Atheist who wanted to 'pray' in U.S. House refused
A federal appeals court has rejected an atheist’s demand that the U.S. House of Representatives allow him to open a session with a secular “prayer,” ruling that under the Constitution’s separation of powers, Congress can establish its own rules.
Dan Barker, the founder of the Freedom From Religion Foundation and a former ordained Christian minister, had been invited by Rep. Mark Pocan, D-Wis., to offer a “secular prayer.”
Barker explained he would appeal to a “higher power” of “human wisdom.”
His plan, however, was rejected by the office of the House chaplain, who initially thought it was a joke. The chaplain argued Barker was ordained by a religious organization he no longer supported.
Barker sued the chaplain, Patrick Conroy, and others, and appealed to the Court of Appeals for the District of Columbia when his complaint was rejected by the Washington District Court.
The appeals court explained that the House has begun each legislative day with a prayer since 1789 and the Supreme Court found the practice compatible with the Establishment Clause.
“Although a House-appointed chaplain has traditionally delivered the opening prayer, at some time in the past the House began allowing members to nominate other individuals to give a prayer as a ‘guest chaplain.'”
The opinion said Conroy denied Barker’s request and the district court dismissed the claim “for lack of Article III standing and for failure to state a claim.”
The appeals court said the dismissal of the case was affirmed “because [Barker] has failed to state a claim upon which relief can be granted.”
“To resolve the case … we need not decide whether there is a constitutional difference between excluding a would-be prayer-giver from the guest chaplain program because he is an atheist and excluding him because he has expressed a desire to deliver a nonreligious prayer,” the opinion said.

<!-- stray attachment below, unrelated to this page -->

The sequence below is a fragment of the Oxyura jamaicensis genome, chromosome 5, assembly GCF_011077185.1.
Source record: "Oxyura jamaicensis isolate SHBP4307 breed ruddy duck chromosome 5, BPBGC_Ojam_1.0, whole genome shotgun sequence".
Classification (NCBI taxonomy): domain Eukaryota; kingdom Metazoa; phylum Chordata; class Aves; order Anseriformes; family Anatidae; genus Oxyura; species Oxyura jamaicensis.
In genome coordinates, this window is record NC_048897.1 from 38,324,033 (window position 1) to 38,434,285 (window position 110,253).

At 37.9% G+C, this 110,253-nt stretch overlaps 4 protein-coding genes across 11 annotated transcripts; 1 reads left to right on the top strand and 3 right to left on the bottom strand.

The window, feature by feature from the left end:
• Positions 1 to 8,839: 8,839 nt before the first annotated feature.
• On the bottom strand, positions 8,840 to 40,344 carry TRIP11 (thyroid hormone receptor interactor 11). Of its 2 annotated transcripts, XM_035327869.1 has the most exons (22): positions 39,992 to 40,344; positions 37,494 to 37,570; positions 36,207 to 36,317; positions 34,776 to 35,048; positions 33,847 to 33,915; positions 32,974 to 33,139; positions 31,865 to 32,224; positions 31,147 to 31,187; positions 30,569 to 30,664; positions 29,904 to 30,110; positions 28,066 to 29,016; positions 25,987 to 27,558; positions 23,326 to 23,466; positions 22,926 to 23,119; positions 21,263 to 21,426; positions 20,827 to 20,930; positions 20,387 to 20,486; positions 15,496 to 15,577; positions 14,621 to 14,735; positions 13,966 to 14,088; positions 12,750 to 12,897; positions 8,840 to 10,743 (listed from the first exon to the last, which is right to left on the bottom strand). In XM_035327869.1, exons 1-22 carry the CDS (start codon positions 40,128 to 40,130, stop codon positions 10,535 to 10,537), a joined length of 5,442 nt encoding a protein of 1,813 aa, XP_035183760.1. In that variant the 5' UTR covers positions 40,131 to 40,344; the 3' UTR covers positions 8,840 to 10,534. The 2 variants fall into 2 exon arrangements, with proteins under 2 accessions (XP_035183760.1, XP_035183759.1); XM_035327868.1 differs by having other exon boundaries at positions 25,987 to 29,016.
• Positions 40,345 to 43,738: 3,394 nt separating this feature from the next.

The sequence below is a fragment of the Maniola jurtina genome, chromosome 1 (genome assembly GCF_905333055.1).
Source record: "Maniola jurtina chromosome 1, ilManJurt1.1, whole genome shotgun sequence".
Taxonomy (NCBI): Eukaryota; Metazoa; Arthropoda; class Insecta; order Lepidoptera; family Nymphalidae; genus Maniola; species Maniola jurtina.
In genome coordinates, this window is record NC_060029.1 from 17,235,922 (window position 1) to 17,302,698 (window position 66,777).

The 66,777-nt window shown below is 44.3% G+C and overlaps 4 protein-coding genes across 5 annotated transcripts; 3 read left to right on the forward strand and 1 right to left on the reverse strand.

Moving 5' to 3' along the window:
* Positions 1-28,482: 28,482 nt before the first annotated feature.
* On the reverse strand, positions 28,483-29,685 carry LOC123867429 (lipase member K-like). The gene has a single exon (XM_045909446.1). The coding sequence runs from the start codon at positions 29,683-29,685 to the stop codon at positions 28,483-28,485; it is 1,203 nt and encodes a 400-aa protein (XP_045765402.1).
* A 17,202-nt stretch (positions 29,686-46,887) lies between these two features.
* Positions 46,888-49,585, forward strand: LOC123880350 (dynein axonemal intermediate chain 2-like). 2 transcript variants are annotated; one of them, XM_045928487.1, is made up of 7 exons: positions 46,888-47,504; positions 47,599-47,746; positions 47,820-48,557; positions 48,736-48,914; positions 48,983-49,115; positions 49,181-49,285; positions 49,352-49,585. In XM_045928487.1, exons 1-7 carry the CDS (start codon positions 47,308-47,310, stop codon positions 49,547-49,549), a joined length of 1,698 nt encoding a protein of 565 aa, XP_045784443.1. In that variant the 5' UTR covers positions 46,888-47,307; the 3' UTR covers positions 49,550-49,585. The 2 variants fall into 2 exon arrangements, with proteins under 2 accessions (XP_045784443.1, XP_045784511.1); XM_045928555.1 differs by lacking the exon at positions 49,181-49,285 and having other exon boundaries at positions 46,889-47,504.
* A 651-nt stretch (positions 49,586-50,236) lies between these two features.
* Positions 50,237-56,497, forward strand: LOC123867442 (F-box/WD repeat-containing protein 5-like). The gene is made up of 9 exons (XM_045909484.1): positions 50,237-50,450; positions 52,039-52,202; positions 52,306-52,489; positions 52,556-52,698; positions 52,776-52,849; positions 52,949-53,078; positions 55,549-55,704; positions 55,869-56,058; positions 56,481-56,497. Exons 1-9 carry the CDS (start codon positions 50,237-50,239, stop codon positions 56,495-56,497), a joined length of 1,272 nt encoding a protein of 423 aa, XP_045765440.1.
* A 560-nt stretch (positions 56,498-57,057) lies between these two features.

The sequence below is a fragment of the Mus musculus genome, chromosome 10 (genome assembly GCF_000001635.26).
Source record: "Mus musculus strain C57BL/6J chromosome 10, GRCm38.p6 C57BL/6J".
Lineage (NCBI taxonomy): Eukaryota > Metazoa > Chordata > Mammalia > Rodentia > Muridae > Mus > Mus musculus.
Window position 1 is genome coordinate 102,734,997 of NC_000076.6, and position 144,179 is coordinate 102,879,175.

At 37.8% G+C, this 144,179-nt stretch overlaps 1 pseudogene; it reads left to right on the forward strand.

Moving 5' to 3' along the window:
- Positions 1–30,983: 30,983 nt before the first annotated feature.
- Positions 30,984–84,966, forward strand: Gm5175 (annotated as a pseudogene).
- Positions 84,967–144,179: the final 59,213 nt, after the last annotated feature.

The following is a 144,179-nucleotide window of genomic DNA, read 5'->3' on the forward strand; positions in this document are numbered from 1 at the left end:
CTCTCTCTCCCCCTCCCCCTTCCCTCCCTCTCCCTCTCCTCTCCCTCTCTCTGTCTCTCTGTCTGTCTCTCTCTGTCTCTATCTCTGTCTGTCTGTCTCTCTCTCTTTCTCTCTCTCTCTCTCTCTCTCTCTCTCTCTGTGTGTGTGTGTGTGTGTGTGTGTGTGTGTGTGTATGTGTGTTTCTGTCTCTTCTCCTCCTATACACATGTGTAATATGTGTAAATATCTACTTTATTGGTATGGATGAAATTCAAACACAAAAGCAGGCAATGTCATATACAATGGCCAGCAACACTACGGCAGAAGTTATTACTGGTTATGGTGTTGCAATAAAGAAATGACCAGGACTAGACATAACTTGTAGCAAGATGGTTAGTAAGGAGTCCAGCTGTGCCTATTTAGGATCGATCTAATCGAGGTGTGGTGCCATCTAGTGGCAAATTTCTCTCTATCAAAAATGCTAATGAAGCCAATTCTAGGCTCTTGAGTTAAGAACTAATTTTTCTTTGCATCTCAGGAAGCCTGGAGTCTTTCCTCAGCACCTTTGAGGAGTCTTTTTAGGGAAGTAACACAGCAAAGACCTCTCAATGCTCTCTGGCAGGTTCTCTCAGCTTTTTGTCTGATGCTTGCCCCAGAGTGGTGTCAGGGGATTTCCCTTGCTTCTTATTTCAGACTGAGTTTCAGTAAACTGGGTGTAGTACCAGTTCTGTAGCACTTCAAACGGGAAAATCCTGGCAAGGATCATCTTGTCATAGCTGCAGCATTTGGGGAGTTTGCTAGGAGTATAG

“Even though we accept as true Barker’s allegation that Conroy rejected him ‘because he is an atheist’ … the House’s requirement that prayers must be religious nonetheless precludes Barker from doing the very thing he asks us to order Conroy to allow him to do: deliver a secular prayer.”
The court continued: “In other words, even if, as Barker alleges, he was actually excluded simply for being an atheist, he is entitled to none of the relief he seeks. We could not order Conroy to allow Barker to deliver a secular invocation because the House permissibly limits the opening prayer to religious prayer. Barker has therefore failed to state a claim for which relief can be granted.”
The court cited the Rulemaking Clause of Article I, Section 5 of the Constitution, which “clearly reserves to each House of the Congress the authority to make its own rules.”
Interpreting a congressional rule “differently than would the Congress itself” is tantamount to “making the rules – a power that the Rulemaking Clause reserves to each House alone.”
The court said, “Accordingly, we accept the House’s interpretation if its own rules as requiring a religious prayer, thus eliminating any risk of running afoul of either the Rulemaking Clause, or separation-of-powers principles.”
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